FILE - Broadband internet, ethernet, high-speed internet

If Newport, Tennessee, moves forward with its plan to build a broadband network while also upgrading its electrical grid, the project will cost nearly $7,000 per potential customer.

Newport Utilities recently announced a contract with nearby Morristown Utilities that would involve running fiber between the two towns, with a goal of signing up customers starting in January 2018. Speeds would range from 100 megabits per second 1 gigabit per second.

The project is expected to cost $24.7 million. And, as Sharon Kyser, spokeswoman for Newport Utilities, recently told local news outlet Citizen Tribune, the potential customer base would generate the loan payments back. 

Critics aren’t so sure.

Newport Utilities anticipates capturing 45 percent (or 3,600) of the potential customer base of 8,000 residences and businesses by 2021. That’s a projected cost of $6,861 per expected customer.

But that 45 percent goal may be unreasonable, say state auditors. Sandra Thompson, director of the Office of State and Local Finance, sent a letter to Newport officials on May 17 saying the broadband plan didn’t provide adequate assumptions, or methodology, to support the 45 percent customer-capture rate given the number of existing providers in the area.

The existing wired providers in Newport includes AT&T, Charter, Comcast and Windstream and fixed wireless providers Planet Connect and Ultranet. This competition will surely affect the ability to sign up those 3,600 households and businesses.

Thompson wrote that Newport’s plan didn’t take into account the effect of increased competition on pricing.

“Because the Plan did not consider the impact of market competition to the population of customers that currently have service, we could not conclude the reasonableness of the uptake rate and therefore could not determine if the Plan is feasible,” she wrote.

Newport Utilities’ pricing plan currently calls for rates of $39 per month for symmetrical internet speeds of 50 megabits per second, up to $149 per month for symmetrical speeds of 500 mbps. A “triple play” package with 50 mbps internet, basic cable and phone service would cost $120 per month.

Kyser told the Taxpayers Protection Alliance Foundation (TPAF) that plans call for the project to be completed in multiple phases to reduce financial risk.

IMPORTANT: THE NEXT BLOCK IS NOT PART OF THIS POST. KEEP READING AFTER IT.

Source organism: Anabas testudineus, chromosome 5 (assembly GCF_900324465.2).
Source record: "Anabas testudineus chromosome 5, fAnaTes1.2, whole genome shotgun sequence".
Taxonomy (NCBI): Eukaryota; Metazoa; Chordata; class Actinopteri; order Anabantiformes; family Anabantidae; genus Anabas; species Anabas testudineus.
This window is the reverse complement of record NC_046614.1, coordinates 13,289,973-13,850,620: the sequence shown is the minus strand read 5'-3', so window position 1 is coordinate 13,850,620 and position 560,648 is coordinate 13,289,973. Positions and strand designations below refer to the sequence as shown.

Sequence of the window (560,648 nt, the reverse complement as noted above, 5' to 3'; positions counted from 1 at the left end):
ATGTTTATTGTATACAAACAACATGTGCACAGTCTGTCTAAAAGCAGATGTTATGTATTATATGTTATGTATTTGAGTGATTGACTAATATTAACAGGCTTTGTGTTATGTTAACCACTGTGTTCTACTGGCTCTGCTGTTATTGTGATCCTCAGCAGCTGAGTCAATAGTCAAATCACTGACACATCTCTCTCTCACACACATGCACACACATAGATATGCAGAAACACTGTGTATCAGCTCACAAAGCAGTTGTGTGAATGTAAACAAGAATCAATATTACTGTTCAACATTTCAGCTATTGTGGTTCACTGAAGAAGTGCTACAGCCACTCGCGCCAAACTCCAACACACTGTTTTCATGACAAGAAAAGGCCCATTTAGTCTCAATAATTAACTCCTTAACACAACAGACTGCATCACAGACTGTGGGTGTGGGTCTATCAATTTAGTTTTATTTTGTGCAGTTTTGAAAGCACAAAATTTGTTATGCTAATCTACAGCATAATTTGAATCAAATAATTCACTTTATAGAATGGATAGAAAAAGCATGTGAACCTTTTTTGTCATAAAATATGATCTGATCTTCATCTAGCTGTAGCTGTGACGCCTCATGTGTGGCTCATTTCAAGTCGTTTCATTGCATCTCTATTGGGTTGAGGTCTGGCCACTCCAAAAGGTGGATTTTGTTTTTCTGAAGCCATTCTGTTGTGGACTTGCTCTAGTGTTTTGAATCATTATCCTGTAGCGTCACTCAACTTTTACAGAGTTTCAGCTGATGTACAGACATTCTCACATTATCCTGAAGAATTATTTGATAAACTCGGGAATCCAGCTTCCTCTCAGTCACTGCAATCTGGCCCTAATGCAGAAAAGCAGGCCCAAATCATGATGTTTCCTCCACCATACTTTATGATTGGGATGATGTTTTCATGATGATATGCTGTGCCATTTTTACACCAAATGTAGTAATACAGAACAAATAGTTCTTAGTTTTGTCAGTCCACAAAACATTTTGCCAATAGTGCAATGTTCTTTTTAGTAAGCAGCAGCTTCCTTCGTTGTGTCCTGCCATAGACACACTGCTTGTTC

“We’re trying to be aggressive yet fiscally responsible with our phased approach so we don’t put ratepayers at risk,” she said.

Kyser noted that the Tennessee Valley Authority (TVA), a regional power supplier, has given its blessing for the project. Earlier this year, the TVA announced its own regional $300 million initiative [DW1] to upgrade its broadband capacity with 3,500 miles of upgraded fiber to be installed over the next decade in Alabama and Tennessee.

John Dunn, spokesman for the Office of State and Local Finance, told TPAF that comptrollers officially take a neutral stance on Newport’s broadband expansion.

“We just couldn’t come to the same conclusions they did,” he said of Newport officials.

“There were calls from Newport folks trying to get us to change our mind, but that’s still our position and it hasn’t changed from that,” Dunn added.

Will Rinehart, director of technology and innovation policy at the American Action Forum, said Newport “will face steep competition” given the number of market competitors.

“I know it’s pretty common to get about a third of all customers in a region,” he said of similar projects. “The comptrollers are likely right given they have more information on the region.”

Rinehart said Newport’s expected cost per premise passed with fiber – about $3,600 – is a little higher, but not unreasonably higher, than the average of about $3,000. But the payback on even the normal range can be difficult.

He noted that Newport’s plan calls for the broadband to be cash-flow positive quickly.

“Even private providers struggle to recover these costs, so I don’t see how a government provider could do any better,” Rinehart said.

In a letter to customers posted online on May 4, Newport Utilities General Manager Glenn Ray claimed that “no taxpayer money is needed or required for our plan’s success.”

However, the majority of the project will be paid for by a 35-year, $21.3 million loan from the taxpayer-funded U.S. Department of Agriculture. Newport Utilities’ electric division will loan the remainder of $3.4 million to the broadband division, which will be paid back over seven years.

In his letter, Ray also wrote that “the Plan is currently being reviewed by both the Tennessee State Comptroller and TVA. If either of these organizations were not assured the success of our plan we would not be proceeding towards the next steps to obtain funding, start final designs and begin installations.” 

Yet despite the concerns raised by the comptrollers, the project marches on.

Johnny Kampis is an investigative reporter for the Taxpayers Protection Alliance Foundation, and has been published in The New York Times,, and the Atlanta Journal-Constitution.